Early General Election — [David Mundell in the Chair]

Part of the debate – in Westminster Hall at 5:34 pm on 17th October 2022.

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Photo of Brendan Clarke-Smith Brendan Clarke-Smith The Parliamentary Secretary, Cabinet Office 5:34 pm, 17th October 2022

We need to look at interest rates around the world, the strength of the US dollar and inflation rates around Europe. Curbing inflation is important to us, and I will come on to that and what the Chancellor is talking about today.

Families were facing bills of up to £6,000 this winter. Tesco, which has been mentioned a lot today, says, “Every little helps”, but we think we can do better than that, because a little is not enough for many families around the country. That is why we took such decisive action with our comprehensive package, so that families would not face that. It has substantially reduced the expected peak inflation that we might have been looking at. We have supported the families who needed it the most, have been dealing with the tax burden and have cut the national insurance contributions of 28 million people as a result.

Global economic conditions are worsening, so we have had to adjust our programme. That is the sign of a pragmatic Government. We are still going for growth, but need to change how we approach it. The Government are committed to investment zones, speeding up road projects, standing up to Russia and increasing our energy supplies so that we are never in this situation again. We are making it easier for businesses to take advantage of Brexit freedoms, so that they may do things more easily, leading to lower costs, lower prices and of course higher wages. The Government are on the side of hard-working people who do the right thing, and it is for them that we are delivering.

We are putting our great country on to the path of long-term success. We are taking on the anti-growth coalition, from Labour and the Lib Dems to the protestors stopping people going to work by grinding roads and rail to a halt, as we have seen outside today. The Government’s focus is on bringing economic and political stability to the country. That will lower interest rates and restore confidence in sterling. We cannot afford any drift to delay that mission. Therefore, the last thing that we need now is a general election.

The Government have several priorities for the remainder of this Parliament. We will use the power of free enterprise and free markets to level up the country and spread opportunity. We will drive reform and rebuild our economy to unleash our country’s full potential. We will cut onerous EU regulations that smother business and investment.

A mandate is one of the reasons we are in Westminster Hall today. The Conservative party was elected with a majority in 2019. Recently, we have been through a process of electing a leader of our party who is committed to delivering that Conservative programme in government. We face significant global events that have changed our economic circumstances. We cannot ignore the impact of covid or Putin’s deplorable war in Ukraine, which has created much of the economic hardship that has pushed up the price of energy, not just for us but for the world. The Government acted immediately to provide energy support for families who needed it the most by laying out a plan for economic growth.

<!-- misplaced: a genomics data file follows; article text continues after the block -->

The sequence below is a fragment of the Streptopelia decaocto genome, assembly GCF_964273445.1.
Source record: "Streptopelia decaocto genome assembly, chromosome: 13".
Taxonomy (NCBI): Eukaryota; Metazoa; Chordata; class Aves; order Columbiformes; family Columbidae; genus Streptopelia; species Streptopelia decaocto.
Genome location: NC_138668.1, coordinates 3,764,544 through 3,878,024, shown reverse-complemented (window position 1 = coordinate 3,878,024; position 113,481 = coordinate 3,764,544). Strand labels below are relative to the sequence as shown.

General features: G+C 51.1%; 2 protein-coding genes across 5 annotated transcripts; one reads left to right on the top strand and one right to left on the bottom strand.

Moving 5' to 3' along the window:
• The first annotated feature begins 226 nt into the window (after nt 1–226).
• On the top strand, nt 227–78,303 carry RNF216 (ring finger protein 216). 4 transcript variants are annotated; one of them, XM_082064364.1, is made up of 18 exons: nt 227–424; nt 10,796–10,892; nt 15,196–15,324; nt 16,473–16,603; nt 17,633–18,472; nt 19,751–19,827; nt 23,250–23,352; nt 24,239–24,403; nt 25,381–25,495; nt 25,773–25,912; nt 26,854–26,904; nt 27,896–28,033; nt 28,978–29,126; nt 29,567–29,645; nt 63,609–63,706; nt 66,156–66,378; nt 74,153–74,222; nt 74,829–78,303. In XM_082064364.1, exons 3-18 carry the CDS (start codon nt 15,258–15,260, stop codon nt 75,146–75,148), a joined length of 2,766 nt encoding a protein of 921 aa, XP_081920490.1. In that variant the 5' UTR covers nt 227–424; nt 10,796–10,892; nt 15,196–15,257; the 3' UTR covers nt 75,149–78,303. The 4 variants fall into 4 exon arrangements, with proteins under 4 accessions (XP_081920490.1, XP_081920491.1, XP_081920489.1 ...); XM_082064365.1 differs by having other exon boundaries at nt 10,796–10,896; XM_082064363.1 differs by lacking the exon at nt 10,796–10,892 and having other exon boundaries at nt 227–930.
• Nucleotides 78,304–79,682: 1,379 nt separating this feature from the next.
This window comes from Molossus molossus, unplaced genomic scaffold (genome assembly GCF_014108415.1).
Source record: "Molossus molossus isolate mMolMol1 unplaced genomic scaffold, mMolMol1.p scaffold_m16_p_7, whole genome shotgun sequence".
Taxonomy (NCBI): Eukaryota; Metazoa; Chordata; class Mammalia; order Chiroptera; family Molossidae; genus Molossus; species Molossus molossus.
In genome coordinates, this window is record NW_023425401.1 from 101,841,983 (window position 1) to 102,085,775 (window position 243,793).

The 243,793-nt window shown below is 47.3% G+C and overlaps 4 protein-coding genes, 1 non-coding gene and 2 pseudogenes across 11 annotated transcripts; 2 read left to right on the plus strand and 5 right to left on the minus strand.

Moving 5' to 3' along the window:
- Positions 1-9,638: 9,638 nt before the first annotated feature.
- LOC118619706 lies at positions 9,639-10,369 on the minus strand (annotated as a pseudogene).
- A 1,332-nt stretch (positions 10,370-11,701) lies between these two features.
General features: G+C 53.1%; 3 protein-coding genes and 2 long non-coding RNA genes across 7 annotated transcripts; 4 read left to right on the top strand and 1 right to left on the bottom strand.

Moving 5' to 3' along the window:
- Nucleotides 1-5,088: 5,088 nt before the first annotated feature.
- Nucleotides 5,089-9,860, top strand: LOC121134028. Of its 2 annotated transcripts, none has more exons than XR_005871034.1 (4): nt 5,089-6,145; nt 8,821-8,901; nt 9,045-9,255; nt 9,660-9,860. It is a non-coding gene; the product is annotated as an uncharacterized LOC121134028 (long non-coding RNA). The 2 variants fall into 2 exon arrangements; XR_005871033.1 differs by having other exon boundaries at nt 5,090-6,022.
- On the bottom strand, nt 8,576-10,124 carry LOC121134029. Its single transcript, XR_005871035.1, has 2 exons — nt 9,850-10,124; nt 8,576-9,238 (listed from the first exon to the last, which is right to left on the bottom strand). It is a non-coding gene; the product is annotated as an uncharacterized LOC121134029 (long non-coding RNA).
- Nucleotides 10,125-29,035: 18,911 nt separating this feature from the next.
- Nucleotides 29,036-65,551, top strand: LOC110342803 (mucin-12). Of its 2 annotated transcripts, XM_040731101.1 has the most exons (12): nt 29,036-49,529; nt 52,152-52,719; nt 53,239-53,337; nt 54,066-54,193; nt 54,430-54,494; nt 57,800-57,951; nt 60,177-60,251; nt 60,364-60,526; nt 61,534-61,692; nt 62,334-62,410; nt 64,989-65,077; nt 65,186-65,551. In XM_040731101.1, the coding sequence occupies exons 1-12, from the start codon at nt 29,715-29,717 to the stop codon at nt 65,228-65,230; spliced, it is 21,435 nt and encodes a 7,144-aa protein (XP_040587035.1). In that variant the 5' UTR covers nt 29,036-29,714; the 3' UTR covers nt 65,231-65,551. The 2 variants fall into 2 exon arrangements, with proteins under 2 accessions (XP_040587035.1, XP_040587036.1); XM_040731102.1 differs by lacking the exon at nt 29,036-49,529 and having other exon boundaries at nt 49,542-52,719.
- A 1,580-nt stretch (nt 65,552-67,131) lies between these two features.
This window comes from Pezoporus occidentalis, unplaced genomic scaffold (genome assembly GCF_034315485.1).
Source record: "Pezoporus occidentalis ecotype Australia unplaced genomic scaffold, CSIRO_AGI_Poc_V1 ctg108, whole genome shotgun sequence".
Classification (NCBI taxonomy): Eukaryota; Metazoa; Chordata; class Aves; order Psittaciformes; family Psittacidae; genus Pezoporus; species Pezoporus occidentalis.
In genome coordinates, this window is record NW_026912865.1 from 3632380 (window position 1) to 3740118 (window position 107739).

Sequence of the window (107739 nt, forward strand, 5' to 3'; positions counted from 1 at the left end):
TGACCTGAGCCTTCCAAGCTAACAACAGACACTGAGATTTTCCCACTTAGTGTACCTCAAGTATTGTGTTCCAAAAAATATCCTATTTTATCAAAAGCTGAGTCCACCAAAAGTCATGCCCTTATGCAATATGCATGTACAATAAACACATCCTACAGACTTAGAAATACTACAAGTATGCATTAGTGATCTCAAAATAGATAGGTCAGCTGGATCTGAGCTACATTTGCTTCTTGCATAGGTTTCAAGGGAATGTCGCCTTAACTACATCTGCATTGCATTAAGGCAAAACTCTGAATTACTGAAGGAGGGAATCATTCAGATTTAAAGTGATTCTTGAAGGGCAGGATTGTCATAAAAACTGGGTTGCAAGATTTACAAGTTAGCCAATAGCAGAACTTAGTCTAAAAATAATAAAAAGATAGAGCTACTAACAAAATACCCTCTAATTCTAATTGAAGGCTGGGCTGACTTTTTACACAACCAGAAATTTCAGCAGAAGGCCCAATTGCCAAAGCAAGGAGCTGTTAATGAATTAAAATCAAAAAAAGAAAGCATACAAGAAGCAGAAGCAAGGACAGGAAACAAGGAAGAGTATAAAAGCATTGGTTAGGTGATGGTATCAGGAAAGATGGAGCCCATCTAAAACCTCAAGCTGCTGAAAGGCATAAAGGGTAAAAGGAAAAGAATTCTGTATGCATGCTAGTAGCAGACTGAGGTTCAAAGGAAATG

The UK, as mentioned by Owen Thompson, is a parliamentary democracy and does not have a presidential system. Prime Ministers hold their position by virtue of their ability to command the confidence of the House of Commons. Consequently, a change in the leader of the governing party does not trigger a general election.

The fact that a change in the leader of the governing party does not necessitate an election is well established. There is precedent among both Labour and Conservative Prime Ministers in the past. Indeed, five of the last seven Prime Ministers, including my right hon. Friends the Members for Uxbridge and South Ruislip (Boris Johnson) and for Maidenhead (Mrs May), Gordon Brown and John Major, began their tenure in office without the need for a general election.

In many cases the next election followed several years after a Prime Minister had been in office. In the post-war era, that has become very common. Gordon Brown was in office for three years before the 2010 election, and John Major for two between 1990 and 1992. Jim Callaghan held office in the 1970s without holding an election, just as Douglas-Home held office for a year without one in the 1960s. Prior to that, Harold Macmillan was Prime Minister for two years before calling an election in 1959. Famously, Winston Churchill’s wartime Administration were in office for five years, in exceptional circumstances, without an election taking place. I could go on. Chamberlain, Lloyd George, Asquith and Balfour are all relevant examples. My point is that Prime Ministers hold their position by virtue of their ability to command the confidence of the House of Commons. There is no requirement for an incoming Prime Minister to call an election immediately on assuming office.